10 Reasons To Upgrade: Air Canada Premium Economy Vs Economy

Tips : Transport

We compare Air Canada Economy vs. Premium Economy. We outline 10 reasons why it’s worth paying for the upgrade. We review the cost, seat, food, check-in, and airport lounge you’ll get if you book Air Canada Premium Economy. Is it worth paying to upgrade your next flight to Premium Economy?

Wherever you fly to, book your hotel and flight via our luxury travel concierge. We offer free upgrades, free breakfasts, and free perks at hotels including the Four Seasons, Hyatt, Ritz-Carlton, Marriott, InterContinental, and more.

Typically, our free benefits at luxury hotels include:

  • Room upgrade to next category
  • Complimentary breakfast for two per bedroom
  • Complimentary Welcome Gift
  • $100 USD equivalent Hotel experiential credit per room per stay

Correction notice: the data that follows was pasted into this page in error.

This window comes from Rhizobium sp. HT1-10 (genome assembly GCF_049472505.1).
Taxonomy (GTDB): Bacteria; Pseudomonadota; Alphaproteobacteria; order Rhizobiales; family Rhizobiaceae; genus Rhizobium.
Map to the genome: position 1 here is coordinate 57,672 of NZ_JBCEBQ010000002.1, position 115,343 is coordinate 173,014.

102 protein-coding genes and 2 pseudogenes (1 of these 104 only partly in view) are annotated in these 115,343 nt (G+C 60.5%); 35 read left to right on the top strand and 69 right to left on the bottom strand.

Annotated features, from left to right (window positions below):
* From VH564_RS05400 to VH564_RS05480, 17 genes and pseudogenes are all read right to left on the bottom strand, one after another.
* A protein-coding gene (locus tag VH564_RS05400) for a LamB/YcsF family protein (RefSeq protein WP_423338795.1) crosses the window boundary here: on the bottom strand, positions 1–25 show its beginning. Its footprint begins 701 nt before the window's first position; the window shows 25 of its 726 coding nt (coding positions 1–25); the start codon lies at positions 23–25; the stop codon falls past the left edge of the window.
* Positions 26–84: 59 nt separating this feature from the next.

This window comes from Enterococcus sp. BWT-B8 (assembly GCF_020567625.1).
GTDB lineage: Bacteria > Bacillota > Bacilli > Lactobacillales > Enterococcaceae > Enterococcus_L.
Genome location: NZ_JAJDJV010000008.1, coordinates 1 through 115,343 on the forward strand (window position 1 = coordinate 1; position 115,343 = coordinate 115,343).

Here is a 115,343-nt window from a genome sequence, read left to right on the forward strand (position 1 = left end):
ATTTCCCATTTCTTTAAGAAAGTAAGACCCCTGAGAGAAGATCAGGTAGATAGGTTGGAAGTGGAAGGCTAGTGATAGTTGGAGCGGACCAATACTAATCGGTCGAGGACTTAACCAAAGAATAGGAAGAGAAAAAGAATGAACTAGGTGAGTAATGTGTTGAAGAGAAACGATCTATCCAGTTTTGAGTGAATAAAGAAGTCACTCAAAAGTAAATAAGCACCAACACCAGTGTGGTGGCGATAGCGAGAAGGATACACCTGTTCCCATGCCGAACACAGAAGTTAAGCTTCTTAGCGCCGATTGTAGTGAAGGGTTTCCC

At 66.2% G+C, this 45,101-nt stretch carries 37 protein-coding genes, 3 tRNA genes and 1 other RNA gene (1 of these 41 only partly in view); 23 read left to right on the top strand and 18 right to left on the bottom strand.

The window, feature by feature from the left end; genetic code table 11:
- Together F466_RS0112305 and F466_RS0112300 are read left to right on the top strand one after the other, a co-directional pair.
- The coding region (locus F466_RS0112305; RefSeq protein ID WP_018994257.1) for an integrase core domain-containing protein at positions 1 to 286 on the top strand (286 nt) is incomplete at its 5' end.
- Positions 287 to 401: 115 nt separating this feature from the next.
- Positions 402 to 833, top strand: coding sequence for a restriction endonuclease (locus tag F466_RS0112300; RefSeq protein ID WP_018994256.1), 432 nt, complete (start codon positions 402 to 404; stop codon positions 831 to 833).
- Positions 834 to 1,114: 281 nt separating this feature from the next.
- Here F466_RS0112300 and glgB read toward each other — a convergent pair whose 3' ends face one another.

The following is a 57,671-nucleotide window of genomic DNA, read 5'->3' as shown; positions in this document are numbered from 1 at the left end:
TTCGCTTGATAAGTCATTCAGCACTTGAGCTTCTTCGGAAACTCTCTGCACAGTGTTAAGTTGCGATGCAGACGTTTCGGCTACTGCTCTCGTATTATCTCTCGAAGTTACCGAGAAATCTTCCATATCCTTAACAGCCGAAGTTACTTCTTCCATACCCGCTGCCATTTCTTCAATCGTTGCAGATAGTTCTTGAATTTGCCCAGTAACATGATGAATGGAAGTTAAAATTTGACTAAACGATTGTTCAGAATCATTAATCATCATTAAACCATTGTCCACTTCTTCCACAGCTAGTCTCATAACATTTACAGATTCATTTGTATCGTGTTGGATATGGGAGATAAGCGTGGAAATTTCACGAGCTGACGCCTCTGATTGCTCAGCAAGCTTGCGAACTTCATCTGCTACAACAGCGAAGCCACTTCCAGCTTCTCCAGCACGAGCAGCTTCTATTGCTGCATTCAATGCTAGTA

• Early check-in / late check-out (subject to availability)
  • Complimentary Wi-Fi

Let’s look at some facts. The Air Canada seat reclines to 17.8cm Premium Economy and offers plenty more width and legroom (with a pitch of 96.5cm) than regular Air Canada Economy. This is not a lie-flat seat, but the extra space and recline make it easier to sleep. While the Premium Economy seat is very good, the food is even better, almost Business Class in presentation and quality, and this justifies paying the extra for the upgrade to Premium Economy.

The Premium Economy facts:

  • Width 51 vs. 44 in Economy
  • Legroom 96cm vs. 79cm in Economy
  • Recline 17.8cm vs. 12.7cm in Economy
  • Two Hold Bags (23 kg each) vs. 1 in Economy
  • Priority Baggage
  • Priority Boarding
  • Premium food served on real plates vs. Economy Food On Trays

1. Economy vs. Premium Economy: Price